On the next WTF Tech podcast episode (to be published this week), Darren, Jesse and I spent a fair amount of time discussing Virtual Reality and our personal experiences with using the new technologies.
[Spoiler: Both Darren and Jesse now own HTC Vive VR headsets.]
What if you could talk to your environment in VR? With this tech demo showcasing IBM Watson speech services and the Watson Unity SDK, you can. Create, modify and destroy objects in an immersive sandbox world using your voice.
IBM has more details on the application and the background to its development in their Mobile Innovation Lab, and the entire article is worth a read if you’re interested in how IBM believes VR can be used in future applications:
Because the world is immersive and users are fully absorbed in the experience, even slightly unintuitive behaviors can be extremely jarring in unpredictable ways. Therefore, it’s important to test often with real users as you are building your app.
People are affected by VR very differently. Some have used VR before and immediately understand the controls, others might not even know to look around the environment, and many could be easily affected by motion sickness. It is important to test with people that have varying degrees of familiarity with VR systems because they will all react differently.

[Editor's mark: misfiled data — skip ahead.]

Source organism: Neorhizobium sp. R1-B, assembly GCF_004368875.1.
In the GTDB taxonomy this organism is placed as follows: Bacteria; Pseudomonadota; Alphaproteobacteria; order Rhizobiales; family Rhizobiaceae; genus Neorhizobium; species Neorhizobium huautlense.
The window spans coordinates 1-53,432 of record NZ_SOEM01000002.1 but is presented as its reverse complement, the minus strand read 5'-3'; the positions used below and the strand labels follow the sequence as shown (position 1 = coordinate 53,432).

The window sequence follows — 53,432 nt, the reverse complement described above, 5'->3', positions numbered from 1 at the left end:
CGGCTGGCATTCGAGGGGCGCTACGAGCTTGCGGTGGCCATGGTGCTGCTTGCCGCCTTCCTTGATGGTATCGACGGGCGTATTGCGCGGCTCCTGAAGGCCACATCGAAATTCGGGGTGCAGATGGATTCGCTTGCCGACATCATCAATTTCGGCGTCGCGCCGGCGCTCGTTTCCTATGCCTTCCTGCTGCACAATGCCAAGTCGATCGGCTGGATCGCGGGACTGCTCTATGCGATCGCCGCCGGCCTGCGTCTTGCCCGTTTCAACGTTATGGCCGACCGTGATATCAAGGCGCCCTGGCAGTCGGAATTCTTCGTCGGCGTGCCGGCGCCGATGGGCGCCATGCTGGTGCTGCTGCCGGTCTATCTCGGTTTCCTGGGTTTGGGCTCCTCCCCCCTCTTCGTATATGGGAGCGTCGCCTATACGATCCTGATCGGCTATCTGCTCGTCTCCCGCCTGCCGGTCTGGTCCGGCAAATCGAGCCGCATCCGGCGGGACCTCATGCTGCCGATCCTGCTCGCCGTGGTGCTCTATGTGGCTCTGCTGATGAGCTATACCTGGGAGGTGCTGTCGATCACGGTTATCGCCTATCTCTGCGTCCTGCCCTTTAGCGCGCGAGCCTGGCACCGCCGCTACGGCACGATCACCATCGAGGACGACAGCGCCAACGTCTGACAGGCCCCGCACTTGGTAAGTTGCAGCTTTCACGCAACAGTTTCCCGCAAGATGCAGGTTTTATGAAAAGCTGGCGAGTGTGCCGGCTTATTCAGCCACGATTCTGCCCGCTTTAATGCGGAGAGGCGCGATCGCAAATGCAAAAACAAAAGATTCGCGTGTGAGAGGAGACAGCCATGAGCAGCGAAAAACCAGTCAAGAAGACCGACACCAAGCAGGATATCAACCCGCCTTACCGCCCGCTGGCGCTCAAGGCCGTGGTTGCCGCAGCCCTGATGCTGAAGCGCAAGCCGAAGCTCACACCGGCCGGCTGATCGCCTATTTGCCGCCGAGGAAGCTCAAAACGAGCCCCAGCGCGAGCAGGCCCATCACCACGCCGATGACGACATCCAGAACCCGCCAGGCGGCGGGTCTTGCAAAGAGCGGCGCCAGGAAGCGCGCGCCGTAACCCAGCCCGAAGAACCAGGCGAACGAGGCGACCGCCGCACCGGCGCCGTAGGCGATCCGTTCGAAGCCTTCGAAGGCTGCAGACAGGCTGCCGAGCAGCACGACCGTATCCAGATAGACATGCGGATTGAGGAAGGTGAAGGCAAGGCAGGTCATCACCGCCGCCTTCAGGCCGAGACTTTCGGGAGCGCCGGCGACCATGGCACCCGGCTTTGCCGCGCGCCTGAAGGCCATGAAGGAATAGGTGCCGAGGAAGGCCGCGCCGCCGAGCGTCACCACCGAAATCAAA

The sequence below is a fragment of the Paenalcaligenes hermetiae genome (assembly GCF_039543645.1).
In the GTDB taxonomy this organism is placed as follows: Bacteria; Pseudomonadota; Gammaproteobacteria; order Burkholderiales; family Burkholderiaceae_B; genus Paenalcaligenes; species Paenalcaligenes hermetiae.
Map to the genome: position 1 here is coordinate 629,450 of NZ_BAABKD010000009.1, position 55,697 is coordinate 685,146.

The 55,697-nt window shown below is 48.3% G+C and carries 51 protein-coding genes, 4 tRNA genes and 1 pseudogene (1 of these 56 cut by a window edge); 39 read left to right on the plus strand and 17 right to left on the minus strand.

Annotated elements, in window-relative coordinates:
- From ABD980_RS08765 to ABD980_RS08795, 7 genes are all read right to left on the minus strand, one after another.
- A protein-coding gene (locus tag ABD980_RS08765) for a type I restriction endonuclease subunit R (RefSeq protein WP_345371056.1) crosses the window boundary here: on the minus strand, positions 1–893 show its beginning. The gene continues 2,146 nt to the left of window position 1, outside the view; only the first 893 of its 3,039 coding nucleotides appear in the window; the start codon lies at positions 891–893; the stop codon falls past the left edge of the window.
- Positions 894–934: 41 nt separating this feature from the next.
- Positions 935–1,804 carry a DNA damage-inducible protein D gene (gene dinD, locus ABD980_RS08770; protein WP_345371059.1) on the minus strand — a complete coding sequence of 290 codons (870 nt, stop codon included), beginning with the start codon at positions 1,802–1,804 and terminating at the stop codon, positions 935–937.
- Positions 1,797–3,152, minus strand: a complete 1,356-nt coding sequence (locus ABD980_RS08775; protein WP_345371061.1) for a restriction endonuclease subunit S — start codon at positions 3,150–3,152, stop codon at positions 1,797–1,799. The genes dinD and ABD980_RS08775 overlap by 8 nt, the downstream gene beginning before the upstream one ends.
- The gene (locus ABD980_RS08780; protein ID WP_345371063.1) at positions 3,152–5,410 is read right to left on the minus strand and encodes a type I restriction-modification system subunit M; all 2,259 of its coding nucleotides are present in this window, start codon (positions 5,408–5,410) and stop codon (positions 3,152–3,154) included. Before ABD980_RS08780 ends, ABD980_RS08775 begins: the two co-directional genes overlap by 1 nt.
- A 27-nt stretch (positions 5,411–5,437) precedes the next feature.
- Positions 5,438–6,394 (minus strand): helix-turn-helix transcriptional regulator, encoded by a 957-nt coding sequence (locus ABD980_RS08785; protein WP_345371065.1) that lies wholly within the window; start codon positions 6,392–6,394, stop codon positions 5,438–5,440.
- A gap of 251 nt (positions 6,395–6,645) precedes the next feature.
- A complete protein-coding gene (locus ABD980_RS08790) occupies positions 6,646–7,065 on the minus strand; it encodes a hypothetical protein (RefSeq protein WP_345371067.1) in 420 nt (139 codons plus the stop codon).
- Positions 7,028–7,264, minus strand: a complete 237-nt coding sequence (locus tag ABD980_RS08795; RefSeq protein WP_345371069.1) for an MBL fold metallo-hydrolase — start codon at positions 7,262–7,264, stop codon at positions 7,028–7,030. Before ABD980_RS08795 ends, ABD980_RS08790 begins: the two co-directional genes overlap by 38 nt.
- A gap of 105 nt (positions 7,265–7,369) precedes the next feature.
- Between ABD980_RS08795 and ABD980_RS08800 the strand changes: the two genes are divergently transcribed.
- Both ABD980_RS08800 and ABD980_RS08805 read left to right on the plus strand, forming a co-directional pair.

Our process for user testing involved creating different hypotheses, then implementing simple builds of the app that demonstrated each hypothesis. Creating objects using voice was one of the most difficult things to get right; we had to ensure that every user would be able to successfully create objects with their voice and that objects would materialize in the world where our users expected them to appear. We created 3 different interaction models and tested each one, which is how we arrived on the laser-pointer system present in the current version of the game.
The current ‘tech demo’ available on VivePort is somewhat limited in functionality terms, but still allows for the possibilities of voice control within VR to be experienced first-hand.
This video shows the app in use:
Personally, the demo left me feeling a little cold… It would seem to need more than just the ability to create pre-canned named objects in the 3D space to be even approaching usefulness. What about naming the size, colour and character of the objects? What about changing or animating objects that already exist etc.? However, there’s clearly value in researching, modelling and testing these technologies out, and I applaud IBM’s effort to get Watson-capabilities into the hands of Vive users at this early stage.
Please do add a comment if you’ve tried out the Speech Sandbox, and let us know what you think of the capabilities it offers…